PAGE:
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Paperback A Giacometti Portrait Book

ISBN: 0374515735

ISBN13: 9780374515737

A Giacometti Portrait

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Format: Paperback

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Book Overview

When we look at a painting hanging on an art gallery wall, we see only what the artist has chosen to disclose--the finished work of art. What remains mysterious is the process of creation itself--the making of the work of art. Everyone who has looked at paintings has wondered about this, and numerous efforts have been made to discover and depict the creative method of important artists. A Giacometti Portrait is a picture of one of the century's...

Customer Reviews

4 ratings


This book is interesting. I enjoyed the models perspective, but the beginning is better than the whole. It need something more in the end.

It was all in the facial expression with Giacometti-transfixed....

I always know when I am confronted with a portrait by Giacometti. The manner in which he presents his work is completely different to that of any other artist. Giacometti was haunted by a desire to understand what it meant to be alive. His own life he could dismiss, but faced with another, the mystery of his alien being-how it filled up space, how it battled with the hostile elements of its existence-seemed to Giacometti infinitely mysterious and marvelous. It was, above all, the head that perpetually challenged him, and more specifically the gaze-the look that another person exchanges with us, which Giacometti saw as both unfolding the mystery of that personality and yet, perpetually concealing it. The portrait of "Jean Genet" is beautiful. Giacometti had known Genet for a year when he painted "Genet" oil on canvas. It is an impressive picture. It was Genet's appearance that had first drawn Giacometti to him, especially the shape of his head, so bald, so round-a skull in which the whole mystery of personality resided. He avoids the allure of colour; instead the picture is brown and white, with just the faint streaks of earth red to enliven it. Yet never is it more clear that a human being is a creature of majesty. When Giacometti used his wife as a subject of painting you can see through the art he was striving to come to terms with this person who, in theory, was the closest to him. The piece of work, "ANNETTE" It is almost as though he has scratched her portrait out of a world of white into which she would otherwise disappear. There are black markings that claw her back. She seems as riveted and horrified by the experience of encountering her husband's gaze as he is by hers. Those great eyes of hers glare at the world without emotion, the lips are pursed, and, although the body is sketchy, there is an uncanny sense of presence. He has cought her, as if in a momentary flash of light, and there she will stand transfixed forever.


Anyone who has ever wondered how a truly great artist gets his inspiration, works on a daily basis and incorporates his philosophies of life into his work will want to read this terrific story of how a young, American writer sat for his portrait by the legendary Alberto Giacometti.Almost non-stop upon their meeting, Giacometti opens up and begins letting his thoughts come tumbling out of his mouth. He tells his subject that he looks like "a thug...if I could paint you as I see you and a policeman saw the picture he'd arrest you immediately!" And then, "Don't laugh. I'm not supposed to make my models laugh." He tells the author of his trip to London's National Gallery where he says, "...I deliberately didn't look at the Rembrandts, because if I had looked at them I wouldn't have been able to look at anything else afterward." Later on in his work, "It's impossible to paint a portrait...the photograph exists and that's all there is to it."Giacometti was not only one of the greatest artists of the last century he was also, obviously, a wonderful, contradictory, clever, intelligent, verbal, loving, open, warm companion. When the painting is not going well, the artist exclaims, "If only Cezanne were here, he would set everything right with two brush strokes." Lord gently corrects him pointing out that Cezanne had plenty of trouble. And then Giacometti (probably with a hint of happiness) agrees, "Even he had trouble."One comes to know these two men so well in this small, beautifully written memoir that one feels close to them and to their emotional upset when after only eighteen days, they part ways. The author reminds us that Giacometti would be the first to remark that a portrait could only achieve a "semblence of reality." He hopes that the artist will enjoy this written portrait. As Lord writes, "To see even so little will be to see very much." True.Included in the paperback are snapshots taken to show Lord's portrait in progress. HIGHLY RECOMMENDED.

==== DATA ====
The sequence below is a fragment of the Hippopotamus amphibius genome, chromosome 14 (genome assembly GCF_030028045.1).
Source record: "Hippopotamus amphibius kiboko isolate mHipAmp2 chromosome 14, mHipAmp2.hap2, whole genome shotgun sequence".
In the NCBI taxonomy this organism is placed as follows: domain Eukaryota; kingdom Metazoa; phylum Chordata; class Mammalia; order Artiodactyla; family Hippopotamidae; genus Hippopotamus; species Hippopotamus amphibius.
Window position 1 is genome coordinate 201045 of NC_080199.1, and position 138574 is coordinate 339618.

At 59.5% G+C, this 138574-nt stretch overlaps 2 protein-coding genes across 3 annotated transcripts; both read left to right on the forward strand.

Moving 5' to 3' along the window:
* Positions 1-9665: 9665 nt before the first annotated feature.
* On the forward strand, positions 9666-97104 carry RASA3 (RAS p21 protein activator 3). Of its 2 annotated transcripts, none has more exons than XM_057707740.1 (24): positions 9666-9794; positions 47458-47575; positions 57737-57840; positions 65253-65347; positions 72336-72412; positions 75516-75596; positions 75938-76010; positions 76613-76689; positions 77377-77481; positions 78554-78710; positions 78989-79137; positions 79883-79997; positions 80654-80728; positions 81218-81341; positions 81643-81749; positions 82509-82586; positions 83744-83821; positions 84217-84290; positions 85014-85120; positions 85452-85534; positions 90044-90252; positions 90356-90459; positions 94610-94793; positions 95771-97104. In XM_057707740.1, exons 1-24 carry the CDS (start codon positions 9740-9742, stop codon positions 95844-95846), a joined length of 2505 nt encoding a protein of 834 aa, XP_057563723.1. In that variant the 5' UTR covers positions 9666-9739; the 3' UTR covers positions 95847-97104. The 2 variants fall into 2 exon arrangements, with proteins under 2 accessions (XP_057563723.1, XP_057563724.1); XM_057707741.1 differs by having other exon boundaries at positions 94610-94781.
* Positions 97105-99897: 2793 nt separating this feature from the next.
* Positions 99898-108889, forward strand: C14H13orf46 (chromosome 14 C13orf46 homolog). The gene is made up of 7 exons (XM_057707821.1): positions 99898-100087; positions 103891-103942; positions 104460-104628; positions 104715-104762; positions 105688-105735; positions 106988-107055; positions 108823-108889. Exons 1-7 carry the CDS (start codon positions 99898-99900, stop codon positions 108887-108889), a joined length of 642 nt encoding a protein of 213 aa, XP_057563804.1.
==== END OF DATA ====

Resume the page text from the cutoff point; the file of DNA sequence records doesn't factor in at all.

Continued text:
Absolutley Fabulous!

This book is a must, for fans of Giacometti's work and for artists world wide. It gives one the opportunity to be in the studio with a great artist. It is wonderfull but terrible at the same time, as an artist, I came away from the book feeling completely insignificant untalented and without hope, however this is a good thing, it is an experience all artists must, and do go through. Please read the book you will learn so much!
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